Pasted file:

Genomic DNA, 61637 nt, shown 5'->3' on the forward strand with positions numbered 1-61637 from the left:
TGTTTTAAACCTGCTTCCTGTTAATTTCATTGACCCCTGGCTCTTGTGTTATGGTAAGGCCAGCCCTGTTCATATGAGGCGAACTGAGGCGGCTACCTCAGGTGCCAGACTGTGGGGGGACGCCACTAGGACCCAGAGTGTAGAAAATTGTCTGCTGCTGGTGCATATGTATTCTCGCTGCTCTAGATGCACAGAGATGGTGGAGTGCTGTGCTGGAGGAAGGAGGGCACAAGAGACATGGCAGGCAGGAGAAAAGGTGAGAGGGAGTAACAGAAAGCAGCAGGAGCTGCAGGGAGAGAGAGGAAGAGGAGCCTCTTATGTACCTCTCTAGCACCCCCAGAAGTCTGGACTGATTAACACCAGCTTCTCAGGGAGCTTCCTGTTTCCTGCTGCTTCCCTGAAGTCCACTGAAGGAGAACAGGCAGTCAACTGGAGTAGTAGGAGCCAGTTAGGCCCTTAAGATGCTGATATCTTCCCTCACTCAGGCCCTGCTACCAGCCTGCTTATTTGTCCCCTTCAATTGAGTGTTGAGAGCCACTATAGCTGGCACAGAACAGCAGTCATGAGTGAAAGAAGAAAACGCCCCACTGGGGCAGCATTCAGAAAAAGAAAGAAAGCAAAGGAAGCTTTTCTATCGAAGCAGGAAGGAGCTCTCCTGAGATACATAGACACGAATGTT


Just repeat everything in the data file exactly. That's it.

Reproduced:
Genomic DNA, 61637 nt, shown 5'->3' on the forward strand with positions numbered 1-61637 from the left:
TGTTTTAAACCTGCTTCCTGTTAATTTCATTGACCCCTGGCTCTTGTGTTATGGTAAGGCCAGCCCTGTTCATATGAGGCGAACTGAGGCGGCTACCTCAGGTGCCAGACTGTGGGGGGACGCCACTAGGACCCAGAGTGTAGAAAATTGTCTGCTGCTGGTGCATATGTATTCTCGCTGCTCTAGATGCACAGAGATGGTGGAGTGCTGTGCTGGAGGAAGGAGGGCACAAGAGACATGGCAGGCAGGAGAAAAGGTGAGAGGGAGTAACAGAAAGCAGCAGGAGCTGCAGGGAGAGAGAGGAAGAGGAGCCTCTTATGTACCTCTCTAGCACCCCCAGAAGTCTGGACTGATTAACACCAGCTTCTCAGGGAGCTTCCTGTTTCCTGCTGCTTCCCTGAAGTCCACTGAAGGAGAACAGGCAGTCAACTGGAGTAGTAGGAGCCAGTTAGGCCCTTAAGATGCTGATATCTTCCCTCACTCAGGCCCTGCTACCAGCCTGCTTATTTGTCCCCTTCAATTGAGTGTTGAGAGCCACTATAGCTGGCACAGAACAGCAGTCATGAGTGAAAGAAGAAAACGCCCCACTGGGGCAGCATTCAGAAAAAGAAAGAAAGCAAAGGAAGCTTTTCTATCGAAGCAGGAAGGAGCTCTCCTGAGATACATAGACACGAATGTT